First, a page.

And then in 1967, after a hatefest that saw some Jewish families slaughtered and my family almost burned alive by a mob, we were allowed to leave Libya with one bag each and the equivalent of thirty dollars per person. I was never to return.
Italy offered us refuge. The ten of us arrived on July 14th, crammed into one room in a hostel, and, four days later, two sisters and I started working to help our family survive. At the time, we were 17, 16 and 15 years old.
Life was not easy and we were as poor as church mice, but I still remember that period in Rome as one of the happiest times of my life.
It took me a while to understand exactly why. And then one day it came to me. It was the discovery of freedom. Freedom to be me. Freedom to be a female. Freedom to walk and not be scared of being harassed. Freedom to appreciate that when young Italian boys would flirt with me, they knew they had no right to touch me or call me a “whore” just because I didn’t wear a burka.
Now, at the age of 70, I cannot even begin to fathom living without that freedom, or, even worse, that my granddaughters would have it denied to them.
And this brings me back to Afghanistan.
Those women and girls for the last 20 years had the freedom to study and work. And now, like a bad dream, they are all again forced to become invisible and hide in the shadows. The older ones know what their future is likely to be because they saw this movie before when the Taliban ruled Afghanistan from 1996 to 2001.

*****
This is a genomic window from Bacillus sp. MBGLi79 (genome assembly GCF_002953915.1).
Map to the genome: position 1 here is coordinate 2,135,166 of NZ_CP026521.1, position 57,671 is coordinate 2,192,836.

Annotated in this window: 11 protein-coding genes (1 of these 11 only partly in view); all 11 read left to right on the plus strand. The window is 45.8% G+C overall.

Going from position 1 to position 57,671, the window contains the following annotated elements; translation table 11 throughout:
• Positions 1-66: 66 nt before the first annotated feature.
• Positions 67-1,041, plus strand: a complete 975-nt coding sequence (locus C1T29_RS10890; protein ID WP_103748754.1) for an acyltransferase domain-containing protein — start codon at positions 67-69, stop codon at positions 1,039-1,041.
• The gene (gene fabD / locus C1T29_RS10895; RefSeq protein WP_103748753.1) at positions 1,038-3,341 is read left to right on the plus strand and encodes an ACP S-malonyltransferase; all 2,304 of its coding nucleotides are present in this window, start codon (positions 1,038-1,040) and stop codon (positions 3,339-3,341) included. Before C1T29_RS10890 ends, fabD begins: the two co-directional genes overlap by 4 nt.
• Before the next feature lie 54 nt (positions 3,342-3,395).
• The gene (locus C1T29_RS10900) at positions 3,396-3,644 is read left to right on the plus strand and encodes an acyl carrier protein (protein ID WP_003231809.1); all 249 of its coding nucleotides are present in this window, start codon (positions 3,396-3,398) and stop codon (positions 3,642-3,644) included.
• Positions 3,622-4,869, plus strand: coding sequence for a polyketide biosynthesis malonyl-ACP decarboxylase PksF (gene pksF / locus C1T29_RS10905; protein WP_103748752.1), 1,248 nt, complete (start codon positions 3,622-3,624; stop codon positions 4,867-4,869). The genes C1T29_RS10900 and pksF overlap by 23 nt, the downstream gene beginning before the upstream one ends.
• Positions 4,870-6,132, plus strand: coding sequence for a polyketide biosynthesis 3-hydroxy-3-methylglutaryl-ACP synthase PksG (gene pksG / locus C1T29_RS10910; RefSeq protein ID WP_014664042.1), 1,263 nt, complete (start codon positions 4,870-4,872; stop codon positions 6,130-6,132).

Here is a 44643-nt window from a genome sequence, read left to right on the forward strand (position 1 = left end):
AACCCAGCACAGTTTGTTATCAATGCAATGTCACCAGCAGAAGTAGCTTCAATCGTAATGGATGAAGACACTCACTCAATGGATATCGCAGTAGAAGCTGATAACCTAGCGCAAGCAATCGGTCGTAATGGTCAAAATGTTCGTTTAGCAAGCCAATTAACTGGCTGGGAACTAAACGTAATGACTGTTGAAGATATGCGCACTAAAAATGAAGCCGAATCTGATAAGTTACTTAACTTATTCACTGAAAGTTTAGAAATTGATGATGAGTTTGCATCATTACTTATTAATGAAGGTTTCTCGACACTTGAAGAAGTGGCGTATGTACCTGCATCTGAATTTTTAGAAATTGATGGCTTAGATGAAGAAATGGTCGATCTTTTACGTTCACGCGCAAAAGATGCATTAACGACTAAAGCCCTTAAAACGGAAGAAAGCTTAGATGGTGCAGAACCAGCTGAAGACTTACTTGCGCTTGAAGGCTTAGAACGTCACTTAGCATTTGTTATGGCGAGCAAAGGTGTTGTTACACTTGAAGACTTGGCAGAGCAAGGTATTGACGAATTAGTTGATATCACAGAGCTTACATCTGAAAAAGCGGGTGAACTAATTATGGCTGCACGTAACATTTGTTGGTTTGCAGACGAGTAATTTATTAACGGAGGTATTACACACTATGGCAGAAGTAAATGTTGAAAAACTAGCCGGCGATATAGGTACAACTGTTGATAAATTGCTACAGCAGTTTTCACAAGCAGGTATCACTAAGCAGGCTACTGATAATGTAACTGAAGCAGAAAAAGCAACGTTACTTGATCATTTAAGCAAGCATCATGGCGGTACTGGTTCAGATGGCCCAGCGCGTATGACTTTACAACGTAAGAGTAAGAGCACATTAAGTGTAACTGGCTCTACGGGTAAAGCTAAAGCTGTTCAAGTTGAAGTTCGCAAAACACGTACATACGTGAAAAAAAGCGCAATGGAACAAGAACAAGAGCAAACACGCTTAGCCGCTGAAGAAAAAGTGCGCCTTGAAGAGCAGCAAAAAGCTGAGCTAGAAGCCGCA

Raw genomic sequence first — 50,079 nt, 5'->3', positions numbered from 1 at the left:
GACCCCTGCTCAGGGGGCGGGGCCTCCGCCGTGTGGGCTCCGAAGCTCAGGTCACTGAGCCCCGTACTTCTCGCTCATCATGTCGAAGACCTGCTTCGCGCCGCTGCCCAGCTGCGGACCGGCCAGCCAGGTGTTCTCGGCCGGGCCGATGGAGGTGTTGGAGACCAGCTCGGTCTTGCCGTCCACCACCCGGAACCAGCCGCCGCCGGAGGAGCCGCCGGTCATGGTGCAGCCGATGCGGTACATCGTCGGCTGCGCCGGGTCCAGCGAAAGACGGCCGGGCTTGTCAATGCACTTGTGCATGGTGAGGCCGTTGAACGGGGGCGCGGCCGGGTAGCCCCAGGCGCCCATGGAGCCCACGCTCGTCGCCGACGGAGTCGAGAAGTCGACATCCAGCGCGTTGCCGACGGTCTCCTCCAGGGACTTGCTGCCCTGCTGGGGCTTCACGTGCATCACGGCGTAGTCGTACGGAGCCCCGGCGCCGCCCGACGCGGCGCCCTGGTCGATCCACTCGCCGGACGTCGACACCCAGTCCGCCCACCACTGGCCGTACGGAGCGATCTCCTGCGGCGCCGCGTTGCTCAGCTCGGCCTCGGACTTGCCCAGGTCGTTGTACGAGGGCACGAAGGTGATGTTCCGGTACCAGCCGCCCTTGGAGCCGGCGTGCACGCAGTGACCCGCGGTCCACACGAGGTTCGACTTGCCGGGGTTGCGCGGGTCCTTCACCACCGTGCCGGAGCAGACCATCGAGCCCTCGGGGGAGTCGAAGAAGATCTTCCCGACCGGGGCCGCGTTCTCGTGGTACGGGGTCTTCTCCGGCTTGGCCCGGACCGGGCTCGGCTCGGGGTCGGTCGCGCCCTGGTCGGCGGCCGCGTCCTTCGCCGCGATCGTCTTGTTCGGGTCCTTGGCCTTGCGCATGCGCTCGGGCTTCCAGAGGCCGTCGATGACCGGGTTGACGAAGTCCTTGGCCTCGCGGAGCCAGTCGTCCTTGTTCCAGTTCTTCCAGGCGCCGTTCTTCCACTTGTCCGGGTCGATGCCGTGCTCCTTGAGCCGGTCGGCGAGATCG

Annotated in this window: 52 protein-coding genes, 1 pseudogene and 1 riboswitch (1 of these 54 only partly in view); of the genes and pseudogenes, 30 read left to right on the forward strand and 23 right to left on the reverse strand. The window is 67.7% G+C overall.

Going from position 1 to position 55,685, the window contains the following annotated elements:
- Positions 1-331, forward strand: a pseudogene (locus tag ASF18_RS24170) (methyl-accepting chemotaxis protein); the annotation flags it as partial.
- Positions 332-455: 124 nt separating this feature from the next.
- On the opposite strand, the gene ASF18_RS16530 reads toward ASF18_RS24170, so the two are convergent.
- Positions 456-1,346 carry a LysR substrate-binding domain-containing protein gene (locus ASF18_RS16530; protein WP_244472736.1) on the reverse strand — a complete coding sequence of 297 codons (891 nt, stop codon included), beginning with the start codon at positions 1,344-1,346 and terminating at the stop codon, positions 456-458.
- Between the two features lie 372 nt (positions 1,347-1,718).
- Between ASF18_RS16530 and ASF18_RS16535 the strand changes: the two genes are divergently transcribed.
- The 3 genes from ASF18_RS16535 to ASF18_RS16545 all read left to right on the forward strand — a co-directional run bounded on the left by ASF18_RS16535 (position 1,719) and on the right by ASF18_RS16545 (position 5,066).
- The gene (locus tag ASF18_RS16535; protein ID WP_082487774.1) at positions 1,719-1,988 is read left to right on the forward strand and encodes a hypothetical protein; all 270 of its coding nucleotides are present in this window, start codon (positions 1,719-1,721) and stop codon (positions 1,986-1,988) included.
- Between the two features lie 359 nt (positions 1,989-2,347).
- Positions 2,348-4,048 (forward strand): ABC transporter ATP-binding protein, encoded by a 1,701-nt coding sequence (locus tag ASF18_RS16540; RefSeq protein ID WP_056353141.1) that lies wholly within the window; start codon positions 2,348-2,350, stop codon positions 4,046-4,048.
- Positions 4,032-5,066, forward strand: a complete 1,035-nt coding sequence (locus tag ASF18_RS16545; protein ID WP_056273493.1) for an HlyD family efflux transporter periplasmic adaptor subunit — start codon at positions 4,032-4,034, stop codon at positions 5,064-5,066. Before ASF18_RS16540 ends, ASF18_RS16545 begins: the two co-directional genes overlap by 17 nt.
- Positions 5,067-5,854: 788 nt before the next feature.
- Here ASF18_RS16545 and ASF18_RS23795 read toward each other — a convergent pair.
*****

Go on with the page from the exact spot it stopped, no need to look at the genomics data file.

What would I do if this happened to me? How could I give up my freedom once I tasted it? Were Afghan women better off never having experienced freedom rather than losing it after beginning to savor it? Will they summon the indescribable courage needed to fight back?
And that brings me again to my anger.
Where is the Me Too movement? Why are they not marching again? It might not do much good on the ground, but at least the women of Afghanistan would feel less isolated and abandoned. After all, is there a female population in the world today more in need of solidarity and support than the women of Afghanistan?
Where is the Hollywood crowd? Usually, they all love to make grand, virtue-signaling gestures. Did any of them launch a hunger strike, organize a protest, or offer one of their private jets to try to rescue some women and children? It may or may not have made an actual difference, but at least it would have shown some much-needed compassion and empathy.
Where are Rashida Tlaib, Linda Sarsour, and llhan Omar, who profess such concern for human rights in the region. Will they speak up for fellow Muslim women and “sisters” who face Taliban suppression? Why aren’t they screaming from the rooftops? Do they care? It seems not.
This is why I can’t sleep — and don’t want others to sleep, either.
I can see in the Afghan girls myself as a girl, when my mother told me that, unlike my Greek friend, I had “no embassy” that would come and rescue me.
Shame on our silence.
Shame on our hypocrisy.
Shame on our willingness to consign 20 million women to suppression and suffocation.
Shame on our blatant ignorance about the truth and misplaced, condescending theories about cultural relativism.
Shame on all those naive Western women who said that defending the veil was defending “freedom of choice.” And also never understanding the philosophy behind the veil — that the only people enjoying freedom were the men who imposed the idea of the veil.
Shame on all the talking heads who’ve never had the modesty to admit they couldn’t understand the real meaning of dogmatic religion taken to the nth degree and its dire consequences.
History will not be kind when this chapter is written. Nor should it.
Giulia Boukhobza, a refugee from Libya as a teenager, lives in the United States.